a review by Evie Kendal
Amber Kizer’s Meridian series is a young adult fantasy following the life of Meridian Sozu, a sixteen-year-old girl with the ability to help dying souls crossover into the afterlife. Known as “Fenestras” girls like Meridian are half-human, half-angel beings that fight to save souls from the evil soul-stealing Aternocti. While the series delicately skirts around the issue of religious affiliation, the Aternocti represent a disruption to the balance between good and evil, often killing Fenestras before they come into their power in order to limit the number of “windows” available for dying souls to travel through. In the first novel of the series, Meridian, Meridian discovers her heritage and is sent to train with “Auntie,” an older relative who is also a Fenestra. Her family go into hiding when the Aternocti threaten them and Meridian ends up living in a small town, completely isolated from her former friends and family, with only Auntie and her taciturn companion, Tens, as company. Throughout this first novel Meridian learns how to use her power and also discovers that Tens is her destined Protector. The second novel, Wildcat Fireflies, follows Meridian and Tens’ journey to seek out other Fenestras, before the Aternocti can find them. Armed with nothing but an old diary full of entries written by Fenestras over the ages, the two protagonists must figure out more about Meridian’s powers and how they bind her and Tens together.
After reading Meridian, the second instalment of this series definitely receives a nomination for “most improved” plotting. While the first book meandered somewhat and then pulled an infuriating deux ex machina finale, Wildcat Fireflies has a relatively good narrative pace, and the ending is set up a bit better. Given the fact the series is supposed to focus on powerful women though, the prevalence of damsel-in-distress moments is a bit distressing. Overall the plot of Wildcat Fireflies is more interesting than Meridian, particularly due to the introduction of first person narration from the perspective of Juliet, the orphaned Fenestra Meridian and Tens are racing to save. Despite some lengthy and rather self-indulgent descriptive tangents, this added tension generally succeeds in keeping the story moving. Unfortunately there is also a romantic plot threading through the book that never quite manages to avoid the inherent creepiness of exploring a relationship between a sixteen-year-old girl and her much more mature brother-like companion. There is quite a lot of text devoted to exploring their sexual desires, but much of this fails to advance the plot and comes off as unnecessary filler. I think a “less-is-more” approach to this aspect of the story would have been more appropriate.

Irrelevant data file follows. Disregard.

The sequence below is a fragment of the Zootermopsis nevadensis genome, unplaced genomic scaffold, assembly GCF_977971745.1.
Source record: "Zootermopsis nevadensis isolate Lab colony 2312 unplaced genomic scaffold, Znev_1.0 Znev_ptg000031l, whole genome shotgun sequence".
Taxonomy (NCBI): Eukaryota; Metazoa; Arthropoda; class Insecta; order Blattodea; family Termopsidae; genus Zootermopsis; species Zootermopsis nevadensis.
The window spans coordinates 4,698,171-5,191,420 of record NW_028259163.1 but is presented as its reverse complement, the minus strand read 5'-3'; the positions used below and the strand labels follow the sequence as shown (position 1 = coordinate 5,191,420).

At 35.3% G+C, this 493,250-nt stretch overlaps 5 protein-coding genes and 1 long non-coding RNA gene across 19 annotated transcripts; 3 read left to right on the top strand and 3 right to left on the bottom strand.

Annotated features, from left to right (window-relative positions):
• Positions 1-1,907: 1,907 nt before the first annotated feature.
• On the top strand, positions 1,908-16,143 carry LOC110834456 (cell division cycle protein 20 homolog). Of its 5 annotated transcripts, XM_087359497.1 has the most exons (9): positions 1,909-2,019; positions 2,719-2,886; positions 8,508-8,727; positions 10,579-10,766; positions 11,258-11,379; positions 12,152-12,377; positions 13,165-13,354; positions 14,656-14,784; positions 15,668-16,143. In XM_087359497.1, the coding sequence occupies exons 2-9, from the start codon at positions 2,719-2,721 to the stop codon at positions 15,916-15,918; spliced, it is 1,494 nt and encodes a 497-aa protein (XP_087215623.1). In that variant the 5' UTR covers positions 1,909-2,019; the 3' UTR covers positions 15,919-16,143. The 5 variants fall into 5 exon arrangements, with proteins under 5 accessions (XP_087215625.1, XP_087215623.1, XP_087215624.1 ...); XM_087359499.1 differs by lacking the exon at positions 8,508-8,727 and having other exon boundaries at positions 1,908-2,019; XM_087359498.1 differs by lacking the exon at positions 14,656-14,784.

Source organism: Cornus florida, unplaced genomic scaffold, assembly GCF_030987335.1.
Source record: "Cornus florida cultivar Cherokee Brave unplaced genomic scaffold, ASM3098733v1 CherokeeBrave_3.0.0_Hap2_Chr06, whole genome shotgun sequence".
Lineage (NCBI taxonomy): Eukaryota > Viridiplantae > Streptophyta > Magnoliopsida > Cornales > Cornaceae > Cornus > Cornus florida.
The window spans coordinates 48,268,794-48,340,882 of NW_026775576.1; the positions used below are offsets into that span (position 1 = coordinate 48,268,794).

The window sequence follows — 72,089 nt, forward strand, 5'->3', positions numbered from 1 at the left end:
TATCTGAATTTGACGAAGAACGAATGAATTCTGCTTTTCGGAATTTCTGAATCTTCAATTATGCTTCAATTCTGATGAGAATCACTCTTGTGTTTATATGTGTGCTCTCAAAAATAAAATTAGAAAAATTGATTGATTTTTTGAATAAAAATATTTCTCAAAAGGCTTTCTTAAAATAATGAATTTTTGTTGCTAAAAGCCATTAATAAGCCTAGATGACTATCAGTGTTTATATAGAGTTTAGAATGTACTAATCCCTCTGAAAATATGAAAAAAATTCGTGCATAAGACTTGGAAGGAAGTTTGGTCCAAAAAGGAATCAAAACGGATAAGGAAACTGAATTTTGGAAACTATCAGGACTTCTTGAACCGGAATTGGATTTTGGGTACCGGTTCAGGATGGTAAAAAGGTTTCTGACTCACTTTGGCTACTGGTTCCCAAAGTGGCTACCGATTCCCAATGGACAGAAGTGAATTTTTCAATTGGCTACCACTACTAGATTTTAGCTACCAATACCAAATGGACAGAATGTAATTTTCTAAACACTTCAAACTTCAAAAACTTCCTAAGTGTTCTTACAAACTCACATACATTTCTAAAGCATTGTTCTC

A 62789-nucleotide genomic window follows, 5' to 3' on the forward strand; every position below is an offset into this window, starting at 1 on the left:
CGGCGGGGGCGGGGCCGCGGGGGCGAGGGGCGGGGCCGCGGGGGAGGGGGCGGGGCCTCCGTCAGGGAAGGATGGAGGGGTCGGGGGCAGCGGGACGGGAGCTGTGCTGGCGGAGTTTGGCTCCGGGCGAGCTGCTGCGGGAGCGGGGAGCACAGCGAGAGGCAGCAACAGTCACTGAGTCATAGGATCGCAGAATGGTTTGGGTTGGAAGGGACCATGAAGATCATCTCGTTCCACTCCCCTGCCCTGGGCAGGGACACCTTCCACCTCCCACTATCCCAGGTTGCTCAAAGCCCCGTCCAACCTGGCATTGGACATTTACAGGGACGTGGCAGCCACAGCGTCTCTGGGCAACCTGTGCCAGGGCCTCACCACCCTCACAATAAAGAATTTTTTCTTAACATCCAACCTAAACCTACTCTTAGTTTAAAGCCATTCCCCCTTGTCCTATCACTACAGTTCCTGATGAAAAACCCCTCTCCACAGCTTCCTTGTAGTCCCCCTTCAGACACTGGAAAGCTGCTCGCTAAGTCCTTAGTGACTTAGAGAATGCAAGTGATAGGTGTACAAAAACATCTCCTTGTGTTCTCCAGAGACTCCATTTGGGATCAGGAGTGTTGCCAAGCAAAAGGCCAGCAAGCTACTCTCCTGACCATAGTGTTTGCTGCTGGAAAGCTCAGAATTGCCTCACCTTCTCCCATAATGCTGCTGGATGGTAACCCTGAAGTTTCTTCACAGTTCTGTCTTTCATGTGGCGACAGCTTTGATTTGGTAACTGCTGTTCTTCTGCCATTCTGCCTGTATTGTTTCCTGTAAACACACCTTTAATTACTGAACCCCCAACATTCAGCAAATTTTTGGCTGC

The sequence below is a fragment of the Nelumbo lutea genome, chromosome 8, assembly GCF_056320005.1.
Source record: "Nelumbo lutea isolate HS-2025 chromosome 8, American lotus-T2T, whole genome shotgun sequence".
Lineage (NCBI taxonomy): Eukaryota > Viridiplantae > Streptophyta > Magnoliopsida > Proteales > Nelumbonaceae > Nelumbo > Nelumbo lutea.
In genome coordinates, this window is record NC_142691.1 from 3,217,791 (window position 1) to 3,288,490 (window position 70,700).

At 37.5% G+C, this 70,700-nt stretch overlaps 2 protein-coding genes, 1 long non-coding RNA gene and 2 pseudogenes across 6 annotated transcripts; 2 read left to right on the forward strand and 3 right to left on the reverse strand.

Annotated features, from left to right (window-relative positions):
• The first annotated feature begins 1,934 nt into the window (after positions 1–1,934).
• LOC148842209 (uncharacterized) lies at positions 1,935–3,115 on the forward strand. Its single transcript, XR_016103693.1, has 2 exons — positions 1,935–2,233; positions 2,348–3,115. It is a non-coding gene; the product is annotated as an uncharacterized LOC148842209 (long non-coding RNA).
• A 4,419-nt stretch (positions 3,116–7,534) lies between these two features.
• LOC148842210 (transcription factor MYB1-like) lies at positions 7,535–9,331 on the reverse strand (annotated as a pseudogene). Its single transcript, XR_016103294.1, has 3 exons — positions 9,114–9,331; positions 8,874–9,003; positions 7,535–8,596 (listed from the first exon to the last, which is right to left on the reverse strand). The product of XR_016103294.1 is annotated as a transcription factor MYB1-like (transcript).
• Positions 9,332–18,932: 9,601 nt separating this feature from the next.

Although many fans disagree, I found the character of Juliet very interesting and was more invested in her storyline than Meridian and Tens’. Living in an orphanage/nursing home, Juliet tries to protect the other orphans from their overbearing Mistress, while also easing the suffering of the elderly patients dying within the Dunklebarger facility. Unaware of why she is so drawn to the dying, Juliet strives to make life better for everyone at Dunklebarger, oblivious to the Aternocti threat surrounding her.
It is perhaps a testament to how flat I found the characterisation of Meridian and Tens that my next favourite characters in the book were the cat, Mini, and dog, Custos! While Juliet uses Mini’s ability to seek out the dying, Custos is an often-invisible wolf sent by the powers that be to assist Meridian and Tens in their mission. Both are significantly more interesting than many of the human characters in the series. The scenes involving Auntie are among the best, due to the depth of characterisation already achieved for her in Meridian.
Wildcat Fireflies does a good job of catching readers up with the events of the previous novel, and since the ending of Meridian was appalling, I would recommend starting with this second novel. However, while the first novel is pitched at young teens, the second is more suitable for older teens. The writing style is quite simple though and possibly won’t provide a sufficient challenge for more advanced readers.